Originally Posted by Zombie
A summary would be wonderful.
As for tank b, it'll be
1 honey or dwarf gourami (undecided)
2 sparklilng gourami
1 male guppy
1 kuhli loach
I was multi tasking and not paying attention.
Here's a link to the full story: Aquarium Nitrogen cycle and cycling. Methods for ammonia, nitrite removal.
In summary, fish produce ammonia (through respiration, urine, excrement) as does decaying plant or animal matter (including fish food uneaten). Ammonia is highly toxic to all fish. A bacteria called nitrosomonas converts ammonia to nitrite; nitrite is also toxic although slightly less so than ammonia. A second bacteria called nitrospira (and possibly nitrobacter) convert nitrite to nitrate which is harmless except at high levels (more in a minute).
Nitrosomonas and nitrospira only appear when their food source appears, ammonia and nitrite respectively. But it takes time. When a new tank is set up, ammonia must be added (a hardy fish or two, fish food left to decay, pure ammonia, shrimp meat...) and usually within 5-9 days the nitrosomonas will appear. Once they start producing nitrite, the nitrospira bacteria will also appear within 4-8 days. The daily test for ammonia will show the ammonia rising and then begin to fall (as the bacteria take hold) and then the same with nitrite. Once both ammonia and nitrite have spiked and then fallen to "0" and stay there for several consecutive days, the tank is cycled for the bioload it contains at that time. During this cycling process, fish in the tank are under stress, and the more fish the worse; they can be killed outright. There are ways to relieve this stress; adding a healthy bacteria colony from an existing established mature tank (using filter media unwashed, gravel, even plants, wood and rocks) is one, another is using biological products like "Stability" (Seachem) or "Cycle" (Hagen). But the cycle still has to go through the motion, and the fewer fish in the tank the better.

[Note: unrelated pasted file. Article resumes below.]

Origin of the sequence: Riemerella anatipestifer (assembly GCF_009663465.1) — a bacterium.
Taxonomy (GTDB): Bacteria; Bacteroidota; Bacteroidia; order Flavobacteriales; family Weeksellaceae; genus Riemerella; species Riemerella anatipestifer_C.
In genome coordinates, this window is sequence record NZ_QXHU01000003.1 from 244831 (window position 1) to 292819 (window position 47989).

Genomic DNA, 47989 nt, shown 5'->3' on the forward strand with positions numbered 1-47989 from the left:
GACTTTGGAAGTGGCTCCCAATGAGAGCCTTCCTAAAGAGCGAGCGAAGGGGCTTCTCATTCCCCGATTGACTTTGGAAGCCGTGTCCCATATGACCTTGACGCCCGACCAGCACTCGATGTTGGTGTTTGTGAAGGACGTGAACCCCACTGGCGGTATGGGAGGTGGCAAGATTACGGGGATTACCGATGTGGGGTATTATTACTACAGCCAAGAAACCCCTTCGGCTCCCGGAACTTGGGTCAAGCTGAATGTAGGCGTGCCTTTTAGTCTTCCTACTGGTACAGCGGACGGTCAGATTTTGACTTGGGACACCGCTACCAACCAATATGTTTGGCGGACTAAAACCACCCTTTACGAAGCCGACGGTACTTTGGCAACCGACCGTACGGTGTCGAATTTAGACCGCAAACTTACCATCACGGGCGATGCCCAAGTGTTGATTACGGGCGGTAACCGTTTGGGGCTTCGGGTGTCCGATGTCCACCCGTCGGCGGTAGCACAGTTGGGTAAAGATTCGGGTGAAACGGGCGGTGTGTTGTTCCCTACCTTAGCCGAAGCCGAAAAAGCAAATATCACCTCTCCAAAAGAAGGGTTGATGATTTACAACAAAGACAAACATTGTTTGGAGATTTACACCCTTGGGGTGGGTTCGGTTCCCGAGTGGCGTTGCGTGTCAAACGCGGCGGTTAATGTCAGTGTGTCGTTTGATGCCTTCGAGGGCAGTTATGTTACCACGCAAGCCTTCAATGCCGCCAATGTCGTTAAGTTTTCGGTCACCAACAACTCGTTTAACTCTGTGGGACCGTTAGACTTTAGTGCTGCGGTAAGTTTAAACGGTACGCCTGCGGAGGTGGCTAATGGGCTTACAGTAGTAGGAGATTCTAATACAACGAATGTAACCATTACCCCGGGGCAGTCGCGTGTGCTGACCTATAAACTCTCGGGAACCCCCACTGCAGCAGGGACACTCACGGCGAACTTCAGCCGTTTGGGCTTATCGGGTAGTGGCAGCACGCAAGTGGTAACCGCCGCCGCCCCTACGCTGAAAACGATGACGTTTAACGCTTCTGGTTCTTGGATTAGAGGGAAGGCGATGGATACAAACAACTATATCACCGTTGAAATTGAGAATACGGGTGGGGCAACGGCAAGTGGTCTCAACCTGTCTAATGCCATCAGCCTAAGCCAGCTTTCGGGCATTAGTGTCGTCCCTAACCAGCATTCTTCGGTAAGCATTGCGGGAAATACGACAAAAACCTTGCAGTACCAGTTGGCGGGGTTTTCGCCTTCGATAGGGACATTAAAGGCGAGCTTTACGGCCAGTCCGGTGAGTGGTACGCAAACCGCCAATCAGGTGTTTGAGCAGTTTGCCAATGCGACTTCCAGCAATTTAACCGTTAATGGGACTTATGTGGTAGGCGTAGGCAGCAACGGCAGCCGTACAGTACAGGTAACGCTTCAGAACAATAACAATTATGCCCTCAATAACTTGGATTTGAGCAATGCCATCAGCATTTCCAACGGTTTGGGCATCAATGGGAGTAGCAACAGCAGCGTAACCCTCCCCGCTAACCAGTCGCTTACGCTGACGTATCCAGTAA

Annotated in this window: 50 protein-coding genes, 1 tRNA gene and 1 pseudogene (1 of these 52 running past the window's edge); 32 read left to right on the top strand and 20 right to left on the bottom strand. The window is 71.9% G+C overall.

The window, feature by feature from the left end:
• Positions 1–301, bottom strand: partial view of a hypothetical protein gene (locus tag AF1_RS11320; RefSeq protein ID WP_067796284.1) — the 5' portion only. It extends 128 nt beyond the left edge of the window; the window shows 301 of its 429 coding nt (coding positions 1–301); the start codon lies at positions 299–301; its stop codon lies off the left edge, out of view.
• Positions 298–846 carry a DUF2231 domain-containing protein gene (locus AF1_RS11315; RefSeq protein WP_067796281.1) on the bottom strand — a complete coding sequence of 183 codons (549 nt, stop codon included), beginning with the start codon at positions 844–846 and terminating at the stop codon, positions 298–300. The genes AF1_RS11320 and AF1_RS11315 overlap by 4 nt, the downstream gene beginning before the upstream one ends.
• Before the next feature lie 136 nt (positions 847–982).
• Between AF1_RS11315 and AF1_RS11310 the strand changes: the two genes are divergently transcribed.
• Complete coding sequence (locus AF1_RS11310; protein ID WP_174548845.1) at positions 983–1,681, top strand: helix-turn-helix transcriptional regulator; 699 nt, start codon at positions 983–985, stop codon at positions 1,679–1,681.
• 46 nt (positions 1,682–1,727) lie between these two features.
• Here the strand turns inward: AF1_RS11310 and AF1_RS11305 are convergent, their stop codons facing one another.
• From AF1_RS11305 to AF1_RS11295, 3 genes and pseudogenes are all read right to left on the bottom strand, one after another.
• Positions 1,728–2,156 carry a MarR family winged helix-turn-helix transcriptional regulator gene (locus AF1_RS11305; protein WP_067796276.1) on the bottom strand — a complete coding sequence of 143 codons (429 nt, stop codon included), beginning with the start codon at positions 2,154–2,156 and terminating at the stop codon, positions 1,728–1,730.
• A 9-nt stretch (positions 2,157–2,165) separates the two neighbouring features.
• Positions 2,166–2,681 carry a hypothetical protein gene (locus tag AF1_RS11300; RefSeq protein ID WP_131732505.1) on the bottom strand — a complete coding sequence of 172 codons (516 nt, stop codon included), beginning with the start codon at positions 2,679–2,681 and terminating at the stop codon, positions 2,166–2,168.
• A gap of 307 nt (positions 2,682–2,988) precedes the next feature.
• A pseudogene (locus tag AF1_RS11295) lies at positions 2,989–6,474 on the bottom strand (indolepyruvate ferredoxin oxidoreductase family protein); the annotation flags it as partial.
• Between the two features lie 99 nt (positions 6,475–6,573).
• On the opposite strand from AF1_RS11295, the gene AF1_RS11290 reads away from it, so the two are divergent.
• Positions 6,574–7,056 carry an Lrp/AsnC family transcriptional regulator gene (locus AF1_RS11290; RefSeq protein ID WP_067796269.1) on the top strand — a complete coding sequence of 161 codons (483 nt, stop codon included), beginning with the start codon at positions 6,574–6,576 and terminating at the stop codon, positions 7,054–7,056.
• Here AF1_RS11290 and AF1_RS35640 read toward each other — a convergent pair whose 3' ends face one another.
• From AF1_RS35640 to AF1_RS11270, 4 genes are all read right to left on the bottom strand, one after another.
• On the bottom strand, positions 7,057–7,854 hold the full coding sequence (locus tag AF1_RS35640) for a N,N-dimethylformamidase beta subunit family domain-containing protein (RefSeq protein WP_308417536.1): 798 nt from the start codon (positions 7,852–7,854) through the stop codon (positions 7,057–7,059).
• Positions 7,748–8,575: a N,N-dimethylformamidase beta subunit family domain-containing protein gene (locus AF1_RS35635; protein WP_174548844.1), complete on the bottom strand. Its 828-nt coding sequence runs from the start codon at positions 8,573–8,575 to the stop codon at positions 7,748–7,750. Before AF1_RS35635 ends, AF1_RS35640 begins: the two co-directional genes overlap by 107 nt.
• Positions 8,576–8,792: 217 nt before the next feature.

Nitrate is required by plants (one reason plants in an aquarium are a help), some by anaerobic bacteria, and the majority we remove with regular weekly partial water changes.
It is your choice how you cycle (hardy fish or fishless). There has to be a regular supply of ammonia, or the nitrosomonas bacteria will die back, and similar for the nitrospira if there is not a steady supply of nitrite. I prefer using fish to cycle a tank. Following the "seeding" mentioned above (established tank stuff and Stability or Cycle) works well as the fish provide the continuous ammonia. And once the tank is cycled, adding new fish creates more ammonia and the bacteria need time to multiply to handle it anyway, so it is much the same thing in miniature. The trick is to get the bacteria established and then keep them going.